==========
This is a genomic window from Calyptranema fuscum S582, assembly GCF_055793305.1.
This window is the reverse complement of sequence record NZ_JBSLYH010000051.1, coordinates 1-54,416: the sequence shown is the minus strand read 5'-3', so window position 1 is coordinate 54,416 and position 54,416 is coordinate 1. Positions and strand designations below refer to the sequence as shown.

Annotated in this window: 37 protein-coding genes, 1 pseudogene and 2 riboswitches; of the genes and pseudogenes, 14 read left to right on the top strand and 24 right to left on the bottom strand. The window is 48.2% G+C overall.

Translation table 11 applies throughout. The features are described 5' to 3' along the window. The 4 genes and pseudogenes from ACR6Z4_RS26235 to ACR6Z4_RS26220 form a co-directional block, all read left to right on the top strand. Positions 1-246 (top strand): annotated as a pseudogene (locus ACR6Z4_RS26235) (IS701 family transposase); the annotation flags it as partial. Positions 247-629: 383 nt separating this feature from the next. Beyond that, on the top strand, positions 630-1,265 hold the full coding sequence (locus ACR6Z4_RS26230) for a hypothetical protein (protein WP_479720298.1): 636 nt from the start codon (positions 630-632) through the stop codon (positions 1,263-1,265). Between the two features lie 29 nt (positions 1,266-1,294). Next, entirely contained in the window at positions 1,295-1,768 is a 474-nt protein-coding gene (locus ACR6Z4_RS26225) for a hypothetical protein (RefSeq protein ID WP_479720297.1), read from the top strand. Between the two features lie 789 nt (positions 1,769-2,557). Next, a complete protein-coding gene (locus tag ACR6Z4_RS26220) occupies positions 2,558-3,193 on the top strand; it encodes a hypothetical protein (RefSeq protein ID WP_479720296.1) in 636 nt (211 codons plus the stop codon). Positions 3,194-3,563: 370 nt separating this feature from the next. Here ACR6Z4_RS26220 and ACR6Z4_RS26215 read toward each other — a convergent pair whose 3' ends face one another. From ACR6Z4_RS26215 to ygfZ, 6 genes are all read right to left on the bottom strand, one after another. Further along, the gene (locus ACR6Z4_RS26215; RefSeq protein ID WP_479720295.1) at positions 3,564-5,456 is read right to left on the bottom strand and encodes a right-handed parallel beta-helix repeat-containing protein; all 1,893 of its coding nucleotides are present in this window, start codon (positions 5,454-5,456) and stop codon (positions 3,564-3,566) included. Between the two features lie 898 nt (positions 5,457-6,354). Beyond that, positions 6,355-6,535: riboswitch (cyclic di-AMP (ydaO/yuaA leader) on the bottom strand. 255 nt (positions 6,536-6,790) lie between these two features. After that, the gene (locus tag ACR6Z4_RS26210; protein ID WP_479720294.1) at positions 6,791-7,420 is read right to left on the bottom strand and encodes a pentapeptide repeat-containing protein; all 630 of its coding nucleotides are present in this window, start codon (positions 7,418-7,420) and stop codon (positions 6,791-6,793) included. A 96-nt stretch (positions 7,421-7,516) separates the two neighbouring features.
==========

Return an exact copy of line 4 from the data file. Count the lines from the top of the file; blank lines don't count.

Translation table 11 applies throughout. The features are described 5' to 3' along the window. The 4 genes and pseudogenes from ACR6Z4_RS26235 to ACR6Z4_RS26220 form a co-directional block, all read left to right on the top strand. Positions 1-246 (top strand): annotated as a pseudogene (locus ACR6Z4_RS26235) (IS701 family transposase); the annotation flags it as partial. Positions 247-629: 383 nt separating this feature from the next. Beyond that, on the top strand, positions 630-1,265 hold the full coding sequence (locus ACR6Z4_RS26230) for a hypothetical protein (protein WP_479720298.1): 636 nt from the start codon (positions 630-632) through the stop codon (positions 1,263-1,265). Between the two features lie 29 nt (positions 1,266-1,294). Next, entirely contained in the window at positions 1,295-1,768 is a 474-nt protein-coding gene (locus ACR6Z4_RS26225) for a hypothetical protein (RefSeq protein ID WP_479720297.1), read from the top strand. Between the two features lie 789 nt (positions 1,769-2,557). Next, a complete protein-coding gene (locus tag ACR6Z4_RS26220) occupies positions 2,558-3,193 on the top strand; it encodes a hypothetical protein (RefSeq protein ID WP_479720296.1) in 636 nt (211 codons plus the stop codon). Positions 3,194-3,563: 370 nt separating this feature from the next. Here ACR6Z4_RS26220 and ACR6Z4_RS26215 read toward each other — a convergent pair whose 3' ends face one another. From ACR6Z4_RS26215 to ygfZ, 6 genes are all read right to left on the bottom strand, one after another. Further along, the gene (locus ACR6Z4_RS26215; RefSeq protein ID WP_479720295.1) at positions 3,564-5,456 is read right to left on the bottom strand and encodes a right-handed parallel beta-helix repeat-containing protein; all 1,893 of its coding nucleotides are present in this window, start codon (positions 5,454-5,456) and stop codon (positions 3,564-3,566) included. Between the two features lie 898 nt (positions 5,457-6,354). Beyond that, positions 6,355-6,535: riboswitch (cyclic di-AMP (ydaO/yuaA leader) on the bottom strand. 255 nt (positions 6,536-6,790) lie between these two features. After that, the gene (locus tag ACR6Z4_RS26210; protein ID WP_479720294.1) at positions 6,791-7,420 is read right to left on the bottom strand and encodes a pentapeptide repeat-containing protein; all 630 of its coding nucleotides are present in this window, start codon (positions 7,418-7,420) and stop codon (positions 6,791-6,793) included. A 96-nt stretch (positions 7,421-7,516) separates the two neighbouring features.